Hello LU Crew! Brian and I were recently challenged by our friends, Michael & Tiffany of YouTube channel "RV Diem", to answer the 10 RV Quarantine questions. We would have preferred to answer these questions via video, however, we're experiencing wifi challenges in our current boondocking location and by the time the video got out, the quarantine could possibly be over! So here are the answers to Lyf Uninterrupted's 10 Question challenge and stay tuned to the end where we nominate some of our friends to do the same! Here we go! Q1) How many rolls of TP do you have at this moment? A) We have three giant rolls! Back at the beginning of the TP apocalypse, we were running low on TP! We made a trek to Sam's Club and the only paper product on the shelf was a 1200 pack of napkins! We went ahead an purchased in the unlikely circumstance we were unable to find TP. You may have seen our video on that. LINK: Additionally, we were told to purchase blue shop towels as they're very soft on the bum and could be a great substitute. We bought both. Lo and behold a couple of weeks ago, we found a 24 pack of TP at a local Albertsons! How ridiculous that I felt like I'd found the golden ticket! I carried that pack with pride all the way to the cashier. Never have I felt so accomplished! 🎉 What have we been reduced to?? 🤷♀️ Q2) What has been the biggest challenge since the lockdown? A) Not being able to spend time with family and friends as planned. We had reservations at a Thousand Trails in Mesa, AZ for two weeks. Two days before we were to arrive, all TT's cancelled incoming reservations. This meant we'd have to stay in Quartzsite where we were boondocking for an extended period. Quartzsite is 2.5 hours from our family and because of this we were unable to spend the quality time we had wanted prior to our travel plans for the summer. Staying connected and involved with our family has been a big challenge. Telephone calls, texts, face time and emails are great, but actual hugs and face to face conversations are even better! I know this has been a huge challenge for most of us during this time. Q3) Where are you currently parked/docked? A) As mentioned, we spent 22 days boondocking in Quartzsite, then had to move into an RV park there as the temperatures began to rise. 100 degrees in an RV is no fun! 🥵 Thankfully we have AC, but in order to run both, we needed electrical hookups. Even with the hookups, the heat took it's toll on us and we began searching for higher desert boondocking. We're currently chasing the 70's and located in higher desert in Tonopah Nevada. We actually had to get our jackets out last night! Score!!! Q4) What have you gone without recently? A) Well, I look like a calico cat and Brian's hair is long enough to braid. We're seriously in need of a hair salon. I procrastinated scheduling a hair appointment for root touch up and color back in March. By the time I got around to doing it, the Governor of AZ deemed hair salons to be "non-essential" and the one shop in Quartzsite shut down. A friend of mine suggested trying a box color and doing my own hair. Since I get highlights, lowlights and toner, I'm a weeeeee bit nervous about doing my own. For the meantime, I'm going to use a root touchup spray (to hide my skunk tail) in the hopes I can make an appointment at some point in Tahoe. I won't lie, my hair looks terrible! Brian's just going to wear hats until Sport Clips is open again! Lucky duck! Q5) What are you most grateful for? A) First and foremost, we're grateful that no one in our family has been diagnosed with Coronavirus. Secondarily, having a RV that allows us to move around as needed and at the same time, being in the Southwest with very ample boondocking available. We've been able to hunker down in a beautiful place (Quartzsite) for the majority of the quarantine. We'd still be there if the weather hadn't begun to turn. We were in a beautiful location with wide open spaces, close to a small town and had terrific wifi and, we're only 2.5 hours from family if needed. When it got too hot, we were able to take our home and move to higher ground. We're now in another beautiful location. Q6) What do you miss the most? A) We miss our freedom 🇺🇸 . Freedom we had to visit a brewery, hug our family, buy a personalized birthday cake, get our hair done, visit a national park, make reservations for more than one night in California, get a pedicure, make small talk with someone in the grocery store, shop a clothing store, grab a margarita at an outside patio, visit a museum, etc. etc. This is a contentious topic for us, so we'll just stop here. Our hearts go out to all of the Americans who've lost their jobs and business owners who will lose their businesses. It's a terrible thing. We are still doing our best to support local businesses by purchasing take-out. We hope our small contribution to your business will help you survive. Hang in there! Q7) How long has it been since you've been at a campsite? A) I guess you could say we're currently at a campsite. We're on BLM land which is free camping ⛺️ (dry camping) for up to 14 days. The last time we were in an actual campground would be Picacho State Park campground 🌵 in Arizona. Geeez, that was in December!! How time flies! Q8) What's your favorite quarantine food? A) Hands down, we've been loving quarantine berries! What? You haven't heard of them? Here's a pic! I'm sure we're not alone in grabbing the berries more often than we should. Q9) How are you exercising/doing workouts? A) We aren't! No just kidding! We're taking our dogs for more walks then they're used to, that's for sure. When we boondock, it's easy to get out and explore our new area. When we're in a RV park, it's a little more difficult depending on the layout and size of the park. Additionally, we've been taking advantage of our eBikes 🚲 and using them to get around. See our latest video on how we're surviving the quarantine blues: LINK: Honestly, we're not exercising as much as we should, especially while imbibing in the quarantine berries! Q10) Who are you challenging next? Choose 5! A) Given the timing of this and now that some states are starting to relax quarantine rules, we'd like challenge the following. However, we understand if you're receiving this a little late in the game. Have fun with it! 🏃♀️ 🏃 @runawaywithusrv - Drew & Ann @roamingwrosie - Jamie & Linda @ohhomeontheroad - Rick & Dawn @jonesn2travel - Aaron & Tina @mountainbeaches - Norm & Kim @coastingcastaways - Barry & Jen Stay tuned for our upcoming 1-year Nomadiversary Video! We'll openly discuss our impressions of our first year on the road, how much it REALLY cost us, how we made money, how we afford health insurance, our challenges and our greatest rewards. It was a jam-packed and eventful year - for sure! Stay tuned to our Youtube Channel for more information. Consider Subscribing and hitting that notification bell so you never miss a video! We love our LU Crew Community! Shawnna & Brian ~ For additional information and to connect with Brian and I on other platforms, please check out: FACEBOOK: INSTAGRAM: @lyfuninterrupted #lyfuninterrupted YOUTUBE: PINTEREST: REDDIT: u/lyfuninterrupted or u/mizcopilot We now have Lyf Uninterrupted MERCHANDISE! FIND OUR FAVORITE RV LIFE GEAR IN OUR AMAZON SHOP AT: #rvlife #lyfuninterrupted #fulltimervliving #rvliving #10rvquestions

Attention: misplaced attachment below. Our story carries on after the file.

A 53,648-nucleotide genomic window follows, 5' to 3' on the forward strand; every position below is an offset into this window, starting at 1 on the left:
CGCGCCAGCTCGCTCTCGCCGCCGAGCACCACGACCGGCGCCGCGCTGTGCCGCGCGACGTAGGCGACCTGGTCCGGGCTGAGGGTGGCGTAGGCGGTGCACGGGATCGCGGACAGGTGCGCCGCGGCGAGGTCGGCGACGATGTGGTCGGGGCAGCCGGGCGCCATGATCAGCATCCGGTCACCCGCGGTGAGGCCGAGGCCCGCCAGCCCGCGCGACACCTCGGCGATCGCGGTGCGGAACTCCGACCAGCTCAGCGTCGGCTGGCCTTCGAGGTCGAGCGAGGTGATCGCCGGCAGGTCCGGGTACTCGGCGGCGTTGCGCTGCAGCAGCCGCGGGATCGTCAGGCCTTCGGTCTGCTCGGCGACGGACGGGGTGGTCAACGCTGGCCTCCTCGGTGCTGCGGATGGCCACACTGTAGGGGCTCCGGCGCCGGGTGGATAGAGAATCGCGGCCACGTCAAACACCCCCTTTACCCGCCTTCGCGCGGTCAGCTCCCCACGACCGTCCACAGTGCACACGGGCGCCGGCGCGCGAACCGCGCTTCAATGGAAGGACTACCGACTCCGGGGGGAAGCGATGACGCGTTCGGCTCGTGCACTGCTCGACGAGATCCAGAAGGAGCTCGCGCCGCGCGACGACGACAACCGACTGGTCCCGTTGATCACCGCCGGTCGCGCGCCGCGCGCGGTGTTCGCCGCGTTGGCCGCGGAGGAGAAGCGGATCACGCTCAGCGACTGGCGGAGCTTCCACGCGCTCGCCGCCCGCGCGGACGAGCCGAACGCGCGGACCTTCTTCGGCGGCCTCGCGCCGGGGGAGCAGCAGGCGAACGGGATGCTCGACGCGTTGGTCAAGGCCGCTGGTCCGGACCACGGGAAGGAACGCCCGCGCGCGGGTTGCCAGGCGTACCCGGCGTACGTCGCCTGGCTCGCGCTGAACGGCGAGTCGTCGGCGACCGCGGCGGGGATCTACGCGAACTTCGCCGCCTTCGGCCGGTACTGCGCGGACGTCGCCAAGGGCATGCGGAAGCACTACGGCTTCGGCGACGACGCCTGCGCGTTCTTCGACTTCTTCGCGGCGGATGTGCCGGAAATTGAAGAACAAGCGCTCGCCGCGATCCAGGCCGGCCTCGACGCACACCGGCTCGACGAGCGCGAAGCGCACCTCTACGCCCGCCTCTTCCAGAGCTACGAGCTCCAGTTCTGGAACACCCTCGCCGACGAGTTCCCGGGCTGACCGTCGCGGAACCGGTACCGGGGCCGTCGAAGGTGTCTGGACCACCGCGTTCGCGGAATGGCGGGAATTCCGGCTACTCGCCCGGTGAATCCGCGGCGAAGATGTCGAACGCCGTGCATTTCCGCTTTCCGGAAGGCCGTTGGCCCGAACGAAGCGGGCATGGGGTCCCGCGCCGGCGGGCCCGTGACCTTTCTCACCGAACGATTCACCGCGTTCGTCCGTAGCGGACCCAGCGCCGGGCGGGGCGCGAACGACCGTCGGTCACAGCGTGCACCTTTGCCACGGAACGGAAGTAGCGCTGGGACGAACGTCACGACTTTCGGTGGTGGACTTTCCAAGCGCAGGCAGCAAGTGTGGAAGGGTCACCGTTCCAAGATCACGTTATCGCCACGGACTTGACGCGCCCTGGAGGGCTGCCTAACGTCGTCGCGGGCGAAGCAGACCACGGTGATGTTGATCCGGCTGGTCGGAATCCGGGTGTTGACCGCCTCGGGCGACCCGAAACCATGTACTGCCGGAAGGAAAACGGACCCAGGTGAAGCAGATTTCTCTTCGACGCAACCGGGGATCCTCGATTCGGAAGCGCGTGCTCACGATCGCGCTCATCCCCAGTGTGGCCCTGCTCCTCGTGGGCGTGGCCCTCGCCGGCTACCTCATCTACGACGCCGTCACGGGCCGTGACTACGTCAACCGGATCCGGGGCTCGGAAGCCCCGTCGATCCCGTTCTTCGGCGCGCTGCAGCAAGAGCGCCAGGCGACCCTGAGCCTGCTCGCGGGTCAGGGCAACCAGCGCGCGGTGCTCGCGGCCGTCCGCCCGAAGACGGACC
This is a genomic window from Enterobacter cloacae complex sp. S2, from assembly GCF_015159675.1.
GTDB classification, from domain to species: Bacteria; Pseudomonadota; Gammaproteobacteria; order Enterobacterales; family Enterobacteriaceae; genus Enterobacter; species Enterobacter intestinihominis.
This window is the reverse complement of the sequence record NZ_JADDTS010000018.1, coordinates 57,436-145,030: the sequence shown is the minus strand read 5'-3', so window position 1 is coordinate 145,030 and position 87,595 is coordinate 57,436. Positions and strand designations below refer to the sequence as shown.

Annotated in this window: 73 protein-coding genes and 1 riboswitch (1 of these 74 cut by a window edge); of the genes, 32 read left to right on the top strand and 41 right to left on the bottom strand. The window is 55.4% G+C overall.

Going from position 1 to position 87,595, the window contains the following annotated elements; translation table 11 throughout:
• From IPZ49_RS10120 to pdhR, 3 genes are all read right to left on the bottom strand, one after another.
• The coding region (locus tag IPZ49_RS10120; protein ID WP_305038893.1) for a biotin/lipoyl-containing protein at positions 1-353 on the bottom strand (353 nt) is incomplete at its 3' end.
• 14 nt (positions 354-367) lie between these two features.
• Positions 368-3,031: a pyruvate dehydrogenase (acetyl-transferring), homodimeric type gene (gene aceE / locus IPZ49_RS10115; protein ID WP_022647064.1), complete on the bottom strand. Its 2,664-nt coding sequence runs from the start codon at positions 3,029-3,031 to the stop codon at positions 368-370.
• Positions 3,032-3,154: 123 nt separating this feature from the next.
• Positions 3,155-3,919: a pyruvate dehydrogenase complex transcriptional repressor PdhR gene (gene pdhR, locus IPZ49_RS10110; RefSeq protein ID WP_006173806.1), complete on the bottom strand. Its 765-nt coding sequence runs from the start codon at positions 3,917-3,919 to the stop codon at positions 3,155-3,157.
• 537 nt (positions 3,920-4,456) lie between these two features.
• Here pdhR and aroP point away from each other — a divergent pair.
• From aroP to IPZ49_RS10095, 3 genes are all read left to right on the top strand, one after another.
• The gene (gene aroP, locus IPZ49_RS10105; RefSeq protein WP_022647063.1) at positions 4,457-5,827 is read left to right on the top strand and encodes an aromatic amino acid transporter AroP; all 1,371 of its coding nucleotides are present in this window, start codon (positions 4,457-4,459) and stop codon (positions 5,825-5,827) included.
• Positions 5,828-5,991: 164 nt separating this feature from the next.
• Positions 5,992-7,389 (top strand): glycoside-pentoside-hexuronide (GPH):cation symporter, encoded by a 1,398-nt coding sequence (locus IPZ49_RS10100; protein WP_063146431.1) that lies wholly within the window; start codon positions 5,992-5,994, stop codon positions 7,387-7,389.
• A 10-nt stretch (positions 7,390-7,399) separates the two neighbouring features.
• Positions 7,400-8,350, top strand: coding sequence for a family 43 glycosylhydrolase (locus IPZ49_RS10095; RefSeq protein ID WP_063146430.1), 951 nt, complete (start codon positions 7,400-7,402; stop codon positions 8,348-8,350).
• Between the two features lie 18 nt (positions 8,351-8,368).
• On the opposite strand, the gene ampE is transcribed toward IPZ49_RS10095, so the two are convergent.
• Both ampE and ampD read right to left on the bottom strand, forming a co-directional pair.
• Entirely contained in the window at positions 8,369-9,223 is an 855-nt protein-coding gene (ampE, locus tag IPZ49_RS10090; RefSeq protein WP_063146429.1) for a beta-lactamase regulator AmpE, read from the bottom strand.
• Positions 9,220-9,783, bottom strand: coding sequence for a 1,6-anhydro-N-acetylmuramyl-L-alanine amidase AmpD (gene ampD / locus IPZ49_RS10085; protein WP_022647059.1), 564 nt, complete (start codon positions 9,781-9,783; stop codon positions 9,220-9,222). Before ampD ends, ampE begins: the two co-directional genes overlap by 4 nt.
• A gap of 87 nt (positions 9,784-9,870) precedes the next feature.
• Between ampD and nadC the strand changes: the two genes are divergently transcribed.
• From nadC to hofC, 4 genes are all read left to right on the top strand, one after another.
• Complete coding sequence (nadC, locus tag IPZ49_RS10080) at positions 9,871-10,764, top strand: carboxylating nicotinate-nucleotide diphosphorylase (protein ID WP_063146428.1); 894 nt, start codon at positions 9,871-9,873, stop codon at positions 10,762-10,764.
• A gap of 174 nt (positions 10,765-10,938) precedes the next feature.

We Discuss our Best & Worst of RV Life in Live Interview with Wholesale Warranties